Tea may also help to inhibit the growth of certain cancer cells. In certain cases, green tea has shown the ability to induce apoptosis, or cell death of the cancer cells themselves. It's important to note that research is still ongoing and these results are not conclusive. Researchers believe most of green tea's health benefits are attributable to the polyphenols, but their exact mechanism is still not known.
Most of the cancer preventative research of green tea has been performed in the lab or on animals. Researchers began by investigating the effects of green tea on cancer cells in the lab. More research has been published examining the green tea cancer preventive effects on rats and mice. Results have shown promise in the ability of green tea to prevent the onset of cancer and inhibit tumor growth.
A study published in the Public Library of Science analyzed the effect of green tea polyphenols on bladder cancer in mice. A total of 93 mice were treated with either green tea polyphenols or a placebo for 14 to 24 weeks. Results showed that green tea polyphenols were able to suppress the progression of tumors related to bladder cancer (6).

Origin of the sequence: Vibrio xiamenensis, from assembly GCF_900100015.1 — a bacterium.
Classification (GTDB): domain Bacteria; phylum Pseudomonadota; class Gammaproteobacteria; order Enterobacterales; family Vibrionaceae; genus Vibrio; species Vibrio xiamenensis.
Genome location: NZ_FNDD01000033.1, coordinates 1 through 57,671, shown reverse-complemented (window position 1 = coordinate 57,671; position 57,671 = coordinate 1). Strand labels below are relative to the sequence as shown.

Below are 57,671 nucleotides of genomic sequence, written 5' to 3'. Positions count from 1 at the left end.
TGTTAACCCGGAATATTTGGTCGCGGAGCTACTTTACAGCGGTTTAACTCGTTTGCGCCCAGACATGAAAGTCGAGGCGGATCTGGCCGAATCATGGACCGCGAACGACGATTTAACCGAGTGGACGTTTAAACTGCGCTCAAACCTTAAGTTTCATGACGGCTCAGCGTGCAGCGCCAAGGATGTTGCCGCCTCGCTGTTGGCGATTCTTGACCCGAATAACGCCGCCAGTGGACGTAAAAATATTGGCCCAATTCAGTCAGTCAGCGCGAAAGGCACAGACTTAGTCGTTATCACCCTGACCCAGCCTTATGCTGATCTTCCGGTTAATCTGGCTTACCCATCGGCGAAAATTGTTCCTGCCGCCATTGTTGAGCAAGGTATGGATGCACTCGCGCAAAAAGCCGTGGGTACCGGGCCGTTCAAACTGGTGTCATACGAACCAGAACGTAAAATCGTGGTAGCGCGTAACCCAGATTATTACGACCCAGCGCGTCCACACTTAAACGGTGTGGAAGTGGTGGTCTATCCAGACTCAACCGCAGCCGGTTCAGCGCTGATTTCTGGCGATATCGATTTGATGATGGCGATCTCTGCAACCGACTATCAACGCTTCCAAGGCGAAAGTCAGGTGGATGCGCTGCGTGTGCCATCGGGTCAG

A meta-analysis published in Nature Reviews Cancer found that of 147 studies, 133 described cancer-preventative effects in regards to tea consumption. The researchers found that green tea had higher rates of cancer preventative properties than black tea. This has largely been attributed to the fact that green tea polyphenols are more easily absorbed than those in black tea. Researchers found that green tea works to signal changes in molecular pathways that may help to prevent the reproduction of tumor cells as well as reduce tumor growth (7).
A laboratory study published in the Journal of Nutrition investigated the effects of green tea on breast cancer growth. Results showed that green tea inhibits the vascular endothelial growth factor commonly called VEGF. Cancerous tumors depend on substances such as VEGF to grow and reproduce. The green tea prevented the breast cancer cells from proliferating by inhibiting these growth factors (8).